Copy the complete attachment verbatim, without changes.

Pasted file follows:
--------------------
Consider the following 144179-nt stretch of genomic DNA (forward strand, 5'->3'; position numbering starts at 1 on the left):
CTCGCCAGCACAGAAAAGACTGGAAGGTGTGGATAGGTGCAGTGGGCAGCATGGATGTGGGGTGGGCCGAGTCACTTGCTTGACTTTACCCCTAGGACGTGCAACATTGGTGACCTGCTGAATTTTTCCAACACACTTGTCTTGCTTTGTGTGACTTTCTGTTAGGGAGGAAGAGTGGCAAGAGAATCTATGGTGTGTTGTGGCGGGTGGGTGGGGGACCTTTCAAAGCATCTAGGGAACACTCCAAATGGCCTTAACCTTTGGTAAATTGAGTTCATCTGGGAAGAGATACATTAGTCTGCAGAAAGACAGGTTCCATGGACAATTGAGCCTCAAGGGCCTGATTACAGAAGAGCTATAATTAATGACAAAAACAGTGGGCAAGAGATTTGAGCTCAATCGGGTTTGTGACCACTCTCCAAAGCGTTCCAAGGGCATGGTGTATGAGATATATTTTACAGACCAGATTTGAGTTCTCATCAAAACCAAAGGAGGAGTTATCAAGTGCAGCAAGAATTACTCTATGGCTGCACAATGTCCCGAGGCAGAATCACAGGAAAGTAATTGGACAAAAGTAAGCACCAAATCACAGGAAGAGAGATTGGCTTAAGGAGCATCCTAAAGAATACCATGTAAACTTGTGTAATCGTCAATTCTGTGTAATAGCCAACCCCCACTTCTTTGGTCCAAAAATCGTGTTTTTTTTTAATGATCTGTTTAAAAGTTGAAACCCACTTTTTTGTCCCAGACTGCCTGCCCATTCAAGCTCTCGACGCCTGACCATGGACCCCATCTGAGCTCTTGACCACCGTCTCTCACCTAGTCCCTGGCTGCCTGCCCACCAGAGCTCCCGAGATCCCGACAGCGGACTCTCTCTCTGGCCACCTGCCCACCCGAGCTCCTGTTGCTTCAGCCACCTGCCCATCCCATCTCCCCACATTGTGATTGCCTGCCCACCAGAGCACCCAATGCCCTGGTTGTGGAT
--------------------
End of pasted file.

Consider the following 144179-nt stretch of genomic DNA (forward strand, 5'->3'; position numbering starts at 1 on the left):
CTCGCCAGCACAGAAAAGACTGGAAGGTGTGGATAGGTGCAGTGGGCAGCATGGATGTGGGGTGGGCCGAGTCACTTGCTTGACTTTACCCCTAGGACGTGCAACATTGGTGACCTGCTGAATTTTTCCAACACACTTGTCTTGCTTTGTGTGACTTTCTGTTAGGGAGGAAGAGTGGCAAGAGAATCTATGGTGTGTTGTGGCGGGTGGGTGGGGGACCTTTCAAAGCATCTAGGGAACACTCCAAATGGCCTTAACCTTTGGTAAATTGAGTTCATCTGGGAAGAGATACATTAGTCTGCAGAAAGACAGGTTCCATGGACAATTGAGCCTCAAGGGCCTGATTACAGAAGAGCTATAATTAATGACAAAAACAGTGGGCAAGAGATTTGAGCTCAATCGGGTTTGTGACCACTCTCCAAAGCGTTCCAAGGGCATGGTGTATGAGATATATTTTACAGACCAGATTTGAGTTCTCATCAAAACCAAAGGAGGAGTTATCAAGTGCAGCAAGAATTACTCTATGGCTGCACAATGTCCCGAGGCAGAATCACAGGAAAGTAATTGGACAAAAGTAAGCACCAAATCACAGGAAGAGAGATTGGCTTAAGGAGCATCCTAAAGAATACCATGTAAACTTGTGTAATCGTCAATTCTGTGTAATAGCCAACCCCCACTTCTTTGGTCCAAAAATCGTGTTTTTTTTTAATGATCTGTTTAAAAGTTGAAACCCACTTTTTTGTCCCAGACTGCCTGCCCATTCAAGCTCTCGACGCCTGACCATGGACCCCATCTGAGCTCTTGACCACCGTCTCTCACCTAGTCCCTGGCTGCCTGCCCACCAGAGCTCCCGAGATCCCGACAGCGGACTCTCTCTCTGGCCACCTGCCCACCCGAGCTCCTGTTGCTTCAGCCACCTGCCCATCCCATCTCCCCACATTGTGATTGCCTGCCCACCAGAGCACCCAATGCCCTGGTTGTGGAT